What Is a Circadian Rhythm Disorder? Symptoms & Treatment Options
What Is Circadian Rhythm?
Circadian rhythm is the body’s internal timekeeper. It is based on the 24-hour light/dark cycle and allows for the alignment of your body processes to the external light-dark environment.
It is reset every day through exposure to light and dark. The circadian rhythm helps you fall asleep and wake up. Additionally, it plays a role in body temperature, digestion, and hormone function. (eg melatonin, cortisol).
What Is A Circadian Rhythm Disorder?
Situations that alter day-night light exposure may disrupt your circadian rhythms. This may result in a sleep-related disorder, need for additional rest, as well as physical and psychological problems.
The two most common circadian rhythm disorders are shift work disorder and jet lag disorder. There are also several other less common disorders.
Shift Work Disorder
Shift work refers to a work schedule outside of the usual 9:00 to 5:00 workday. It may be regular or irregular nights, early morning work, or rotating days and nights. Shift work disorder is when your work results in sleep problems, as well as trouble with daytime alertness and performance.
1 out 5 jobs in the U.S. involve shift work. Health care professionals and first responders are examples of professions susceptible to shift work disorder. However, shift workers don’t always develop disorders.
Jet Lag Disorder
Jet lag disorder is a short-term disorder due to travel across different time zones. It affects the timing of your sleep-wake cycle when going from one time zone to another. Long distance business travelers and flight attendants and pilots may be affected.
Social Jet Lag Disorder
A related, but much more common disorder, is called social jet lag. Its effects are similar to jet lag disorder, but with a different cause. Although there is no change in time zone, there is a significant change in sleep-wake patterns throughout the week.
Social jet lag is often associated with differences between weekday and weekend sleep schedules. Children in daycare or school may have regular bedtime and wake schedules on weekdays, but with much different weekend or vacation sleep-wake times. Or, with adults, they may have regular work-week sleep and wake times, but with days off or vacations, they stay up longer and sleep late.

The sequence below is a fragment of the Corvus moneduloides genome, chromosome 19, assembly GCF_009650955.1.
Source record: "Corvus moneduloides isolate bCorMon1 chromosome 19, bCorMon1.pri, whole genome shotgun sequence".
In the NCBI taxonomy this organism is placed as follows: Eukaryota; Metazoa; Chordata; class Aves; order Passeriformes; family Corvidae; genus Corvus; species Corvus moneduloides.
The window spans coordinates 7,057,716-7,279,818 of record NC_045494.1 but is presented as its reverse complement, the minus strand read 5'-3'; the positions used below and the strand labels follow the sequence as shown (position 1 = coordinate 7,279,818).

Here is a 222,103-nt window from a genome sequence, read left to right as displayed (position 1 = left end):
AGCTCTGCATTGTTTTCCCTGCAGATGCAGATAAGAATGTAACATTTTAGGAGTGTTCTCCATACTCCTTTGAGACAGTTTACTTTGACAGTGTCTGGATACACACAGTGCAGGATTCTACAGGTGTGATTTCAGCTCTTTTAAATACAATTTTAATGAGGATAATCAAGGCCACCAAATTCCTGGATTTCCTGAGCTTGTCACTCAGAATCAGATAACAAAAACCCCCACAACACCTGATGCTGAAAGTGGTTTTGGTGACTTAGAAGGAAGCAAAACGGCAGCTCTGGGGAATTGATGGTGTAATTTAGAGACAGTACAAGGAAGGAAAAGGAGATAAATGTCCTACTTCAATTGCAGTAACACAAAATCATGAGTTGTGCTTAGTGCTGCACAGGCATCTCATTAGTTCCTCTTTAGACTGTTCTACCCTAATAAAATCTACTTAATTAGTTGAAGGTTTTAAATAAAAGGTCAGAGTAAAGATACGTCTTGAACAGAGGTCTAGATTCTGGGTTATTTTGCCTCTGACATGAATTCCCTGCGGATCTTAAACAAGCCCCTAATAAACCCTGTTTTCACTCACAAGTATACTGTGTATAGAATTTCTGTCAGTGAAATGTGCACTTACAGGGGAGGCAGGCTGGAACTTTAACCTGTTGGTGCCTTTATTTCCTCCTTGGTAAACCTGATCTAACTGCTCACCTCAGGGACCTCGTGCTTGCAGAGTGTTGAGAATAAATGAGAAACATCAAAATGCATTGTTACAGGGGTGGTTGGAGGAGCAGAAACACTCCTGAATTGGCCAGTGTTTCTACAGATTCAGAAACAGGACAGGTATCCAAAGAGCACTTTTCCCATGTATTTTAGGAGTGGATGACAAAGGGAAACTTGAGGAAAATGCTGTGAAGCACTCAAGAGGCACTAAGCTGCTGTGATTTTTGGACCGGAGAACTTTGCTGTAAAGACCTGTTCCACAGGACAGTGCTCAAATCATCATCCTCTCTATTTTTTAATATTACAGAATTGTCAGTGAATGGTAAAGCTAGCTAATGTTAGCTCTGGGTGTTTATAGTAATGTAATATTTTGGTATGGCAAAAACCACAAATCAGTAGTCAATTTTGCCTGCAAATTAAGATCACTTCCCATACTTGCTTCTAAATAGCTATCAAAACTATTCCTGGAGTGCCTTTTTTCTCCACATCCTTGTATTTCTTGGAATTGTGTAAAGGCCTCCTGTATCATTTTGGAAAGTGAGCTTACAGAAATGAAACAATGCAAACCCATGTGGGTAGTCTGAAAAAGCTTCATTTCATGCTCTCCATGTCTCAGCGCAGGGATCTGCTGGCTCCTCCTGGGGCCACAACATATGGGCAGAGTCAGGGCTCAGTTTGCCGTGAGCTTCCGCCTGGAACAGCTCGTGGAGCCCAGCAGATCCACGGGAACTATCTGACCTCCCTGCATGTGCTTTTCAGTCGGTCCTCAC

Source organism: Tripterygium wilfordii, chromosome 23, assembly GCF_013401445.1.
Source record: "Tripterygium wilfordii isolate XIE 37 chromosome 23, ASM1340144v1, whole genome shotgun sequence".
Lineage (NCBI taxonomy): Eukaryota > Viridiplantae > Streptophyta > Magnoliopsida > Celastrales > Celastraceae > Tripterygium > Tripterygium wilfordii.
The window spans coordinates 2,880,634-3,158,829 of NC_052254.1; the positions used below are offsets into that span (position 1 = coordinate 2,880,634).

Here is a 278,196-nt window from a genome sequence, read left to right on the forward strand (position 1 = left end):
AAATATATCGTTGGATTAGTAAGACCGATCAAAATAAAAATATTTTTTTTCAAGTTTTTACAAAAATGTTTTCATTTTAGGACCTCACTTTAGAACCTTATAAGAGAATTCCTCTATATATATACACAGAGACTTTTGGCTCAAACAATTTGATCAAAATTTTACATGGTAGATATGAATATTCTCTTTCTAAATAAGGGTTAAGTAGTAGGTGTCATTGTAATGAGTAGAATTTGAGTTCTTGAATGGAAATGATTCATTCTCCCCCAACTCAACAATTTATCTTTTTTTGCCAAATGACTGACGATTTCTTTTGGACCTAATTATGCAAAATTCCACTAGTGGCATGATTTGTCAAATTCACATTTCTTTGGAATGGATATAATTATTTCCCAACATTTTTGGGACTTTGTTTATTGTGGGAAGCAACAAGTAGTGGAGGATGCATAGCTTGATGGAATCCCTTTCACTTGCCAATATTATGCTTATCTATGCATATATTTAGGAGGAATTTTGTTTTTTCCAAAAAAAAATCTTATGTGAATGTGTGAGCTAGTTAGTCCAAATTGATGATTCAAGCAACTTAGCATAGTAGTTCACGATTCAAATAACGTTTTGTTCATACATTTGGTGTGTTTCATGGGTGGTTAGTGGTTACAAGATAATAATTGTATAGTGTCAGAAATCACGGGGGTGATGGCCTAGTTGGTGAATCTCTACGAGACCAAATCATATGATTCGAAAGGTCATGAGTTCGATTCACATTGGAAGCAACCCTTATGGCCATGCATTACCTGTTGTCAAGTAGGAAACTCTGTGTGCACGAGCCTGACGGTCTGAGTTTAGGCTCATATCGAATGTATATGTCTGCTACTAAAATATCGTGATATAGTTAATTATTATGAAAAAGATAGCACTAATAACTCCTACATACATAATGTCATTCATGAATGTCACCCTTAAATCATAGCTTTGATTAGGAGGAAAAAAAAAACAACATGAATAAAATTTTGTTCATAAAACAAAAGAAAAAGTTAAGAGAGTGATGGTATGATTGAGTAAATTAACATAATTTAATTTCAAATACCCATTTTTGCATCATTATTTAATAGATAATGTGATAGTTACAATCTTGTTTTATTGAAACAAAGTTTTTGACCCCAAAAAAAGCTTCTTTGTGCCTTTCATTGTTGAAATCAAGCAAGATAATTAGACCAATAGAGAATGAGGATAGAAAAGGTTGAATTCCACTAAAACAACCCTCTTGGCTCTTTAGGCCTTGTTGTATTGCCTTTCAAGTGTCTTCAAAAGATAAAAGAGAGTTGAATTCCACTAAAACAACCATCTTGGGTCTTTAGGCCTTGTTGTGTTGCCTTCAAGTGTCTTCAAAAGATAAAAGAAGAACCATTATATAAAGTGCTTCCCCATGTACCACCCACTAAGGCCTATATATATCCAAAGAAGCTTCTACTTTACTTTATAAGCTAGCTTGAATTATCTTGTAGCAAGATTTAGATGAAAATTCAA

What Are The Symptoms Of Circadian Rhythm Disorder?
Symptoms of circadian rhythm disorder vary from person to person. They include:
Insomnia or trouble sleeping
Daytime sleepiness and impaired function
Cognitive (thinking) difficulties
Poor job/school performance
Physical discomforts, generally feeling unwell
How Are Circadian Rhythm Disorders Evaluated?
The first part of evaluating a circadian rhythm disorder is a review of your medical history and current symptoms, as well as a physical exam. You will usually be asked to complete a sleep diary over a few weeks with the details about your sleep-related habits and patterns. And, you may be asked to wear a wrist device to measure your day/night sleep characteristics (actigraphy).
What Are The Therapies For Circadian Rhythm Disorders?
Treatment for circadian rhythm disorders include:
Planning for and scheduling sleep
Scheduling light exposure
Stimulants (eg - caffeine)
Prescription sleep medicines
Prescription alerting agents (promote wakefulness)
Circadian rhythm disorders also benefit from supportive family, social, and work environments. Efforts to increase support and decrease stress help in preventing sleep problems and mental health conditions, like anxiety and depression. Additionally, such measures help to improve work productivity which may be a problem in those with shift work disorder.
A circadian rhythm disorder is just one of many types of sleep problems. Goodpath offers customized sleep programs based on individual symptoms and history. The first step? Our free initial assessment, which allows us to find out more about your needs and to provide your personalized program. Start your free sleep assessment today.